ASA 128th Meeting - Austin, Texas - 1994 Nov 28 .. Dec 02

2pPP9. Contralateral stimulation and the masking overshoot effect.

Christopher W. Turner

Rebecca Waite

Karolyn Cummings

Melanie Rosen

Syracuse Univ., Program in Commun. Sci. and Disord. and Inst. for Sensory Res., 805 South Crouse Ave., Syracuse, NY 13244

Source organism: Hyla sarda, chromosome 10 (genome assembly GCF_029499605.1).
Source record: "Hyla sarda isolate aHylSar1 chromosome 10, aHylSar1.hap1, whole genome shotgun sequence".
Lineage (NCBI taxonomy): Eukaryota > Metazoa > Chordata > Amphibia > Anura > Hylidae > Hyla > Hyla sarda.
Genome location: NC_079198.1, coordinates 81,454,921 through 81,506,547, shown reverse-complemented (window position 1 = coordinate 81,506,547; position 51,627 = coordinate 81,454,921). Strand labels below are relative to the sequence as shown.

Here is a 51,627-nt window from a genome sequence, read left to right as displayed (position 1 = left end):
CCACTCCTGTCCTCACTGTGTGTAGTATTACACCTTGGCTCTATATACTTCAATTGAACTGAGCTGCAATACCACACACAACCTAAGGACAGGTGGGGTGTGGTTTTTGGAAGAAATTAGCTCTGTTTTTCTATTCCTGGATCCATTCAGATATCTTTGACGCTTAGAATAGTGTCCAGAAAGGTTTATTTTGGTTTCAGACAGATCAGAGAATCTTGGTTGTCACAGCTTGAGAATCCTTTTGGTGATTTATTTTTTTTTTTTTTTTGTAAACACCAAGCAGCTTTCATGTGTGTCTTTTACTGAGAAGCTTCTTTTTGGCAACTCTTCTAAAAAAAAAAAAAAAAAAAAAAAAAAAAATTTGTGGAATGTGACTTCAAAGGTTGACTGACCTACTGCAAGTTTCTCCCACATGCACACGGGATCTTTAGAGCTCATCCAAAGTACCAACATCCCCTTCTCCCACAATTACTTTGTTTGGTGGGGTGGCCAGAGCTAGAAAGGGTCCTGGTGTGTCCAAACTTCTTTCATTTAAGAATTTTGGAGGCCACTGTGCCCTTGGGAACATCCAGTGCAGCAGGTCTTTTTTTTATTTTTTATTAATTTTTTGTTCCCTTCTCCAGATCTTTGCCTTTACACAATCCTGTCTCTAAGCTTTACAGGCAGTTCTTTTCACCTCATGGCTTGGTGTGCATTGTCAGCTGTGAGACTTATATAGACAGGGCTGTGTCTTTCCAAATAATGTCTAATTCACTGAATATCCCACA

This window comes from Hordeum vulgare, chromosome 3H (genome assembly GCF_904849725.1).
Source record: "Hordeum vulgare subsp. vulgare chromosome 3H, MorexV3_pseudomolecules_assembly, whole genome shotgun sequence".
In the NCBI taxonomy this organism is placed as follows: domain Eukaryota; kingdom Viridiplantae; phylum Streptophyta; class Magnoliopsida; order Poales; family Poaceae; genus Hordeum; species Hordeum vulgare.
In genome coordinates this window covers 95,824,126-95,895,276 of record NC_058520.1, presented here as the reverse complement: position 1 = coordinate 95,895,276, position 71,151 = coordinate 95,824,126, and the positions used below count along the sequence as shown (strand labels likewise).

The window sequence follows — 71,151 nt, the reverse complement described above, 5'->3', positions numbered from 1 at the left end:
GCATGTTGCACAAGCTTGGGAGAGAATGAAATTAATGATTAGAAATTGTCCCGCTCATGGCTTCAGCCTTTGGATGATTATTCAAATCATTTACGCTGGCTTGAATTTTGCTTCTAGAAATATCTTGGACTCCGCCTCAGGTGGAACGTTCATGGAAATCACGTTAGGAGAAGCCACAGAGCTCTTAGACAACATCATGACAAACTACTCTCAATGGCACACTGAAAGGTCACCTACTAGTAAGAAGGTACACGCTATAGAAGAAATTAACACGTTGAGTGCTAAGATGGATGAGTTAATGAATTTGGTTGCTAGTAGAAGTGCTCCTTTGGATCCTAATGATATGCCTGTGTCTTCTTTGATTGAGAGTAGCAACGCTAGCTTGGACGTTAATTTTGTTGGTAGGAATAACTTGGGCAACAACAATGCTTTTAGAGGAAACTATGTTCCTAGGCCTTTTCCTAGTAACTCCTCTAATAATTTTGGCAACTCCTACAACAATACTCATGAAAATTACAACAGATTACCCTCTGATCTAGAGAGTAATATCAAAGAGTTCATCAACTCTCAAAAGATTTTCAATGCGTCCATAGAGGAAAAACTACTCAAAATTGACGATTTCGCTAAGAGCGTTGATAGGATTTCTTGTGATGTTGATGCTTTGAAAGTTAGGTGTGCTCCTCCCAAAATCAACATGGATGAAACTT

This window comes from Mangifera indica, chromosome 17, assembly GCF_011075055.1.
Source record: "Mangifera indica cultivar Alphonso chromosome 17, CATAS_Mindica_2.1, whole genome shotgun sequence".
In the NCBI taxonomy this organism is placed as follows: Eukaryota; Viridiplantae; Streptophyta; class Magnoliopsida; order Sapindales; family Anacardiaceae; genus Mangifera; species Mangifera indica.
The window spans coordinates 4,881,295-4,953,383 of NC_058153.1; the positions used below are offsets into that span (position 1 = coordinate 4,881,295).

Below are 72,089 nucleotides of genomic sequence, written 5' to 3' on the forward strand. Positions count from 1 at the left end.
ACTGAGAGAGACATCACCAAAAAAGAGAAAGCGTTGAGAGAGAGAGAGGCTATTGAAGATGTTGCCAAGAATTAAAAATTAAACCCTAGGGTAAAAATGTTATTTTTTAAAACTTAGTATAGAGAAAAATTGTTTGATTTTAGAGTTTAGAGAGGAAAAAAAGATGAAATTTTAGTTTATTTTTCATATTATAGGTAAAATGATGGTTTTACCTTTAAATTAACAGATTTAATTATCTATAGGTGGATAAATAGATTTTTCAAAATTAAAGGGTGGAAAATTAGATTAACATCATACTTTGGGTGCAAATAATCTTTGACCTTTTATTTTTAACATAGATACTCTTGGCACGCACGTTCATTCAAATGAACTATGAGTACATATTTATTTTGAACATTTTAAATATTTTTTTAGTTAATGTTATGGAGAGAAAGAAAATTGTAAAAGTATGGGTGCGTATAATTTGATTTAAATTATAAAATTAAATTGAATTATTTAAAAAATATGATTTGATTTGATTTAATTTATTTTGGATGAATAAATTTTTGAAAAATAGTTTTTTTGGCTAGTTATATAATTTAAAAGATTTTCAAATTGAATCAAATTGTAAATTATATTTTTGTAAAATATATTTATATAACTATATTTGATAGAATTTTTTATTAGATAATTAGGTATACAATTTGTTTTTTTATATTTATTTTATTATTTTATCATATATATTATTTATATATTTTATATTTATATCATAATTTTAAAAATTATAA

Overshoot is the increase in masked threshold for a short signal presented at the onset of a masker compared to the threshold for a signal presented in the temporal center of the masker. One hypothesis to explain this effect is the slow onset time for masker-stimulated ipsilateral efferent activity to influence the response to the masked signal. Recent physiological experiments have shown that noise presented to the contralateral ear, which provides an increment in efferent activity, can increase the neural detectability of short tones masked by noise [Kawase et al., J. Neurophys. 70, 2533--2549 (1993)]. The present behavioral experiment took advantage of these findings and measured the amount of overshoot under conditions where a brief contralateral noise was presented prior to the masker onset, in an attempt to ``prime'' the efferent system prior to the masker onset. All measurements were conducted using insert earphones, which provide approximately 80 dB of interaural attenuation. The preceding contralateral noise reduced or eliminated the overshoot across a wide range of masker levels. Possible mechanisms for the overshoot effect will be discussed. [Work supported by NIDCD.]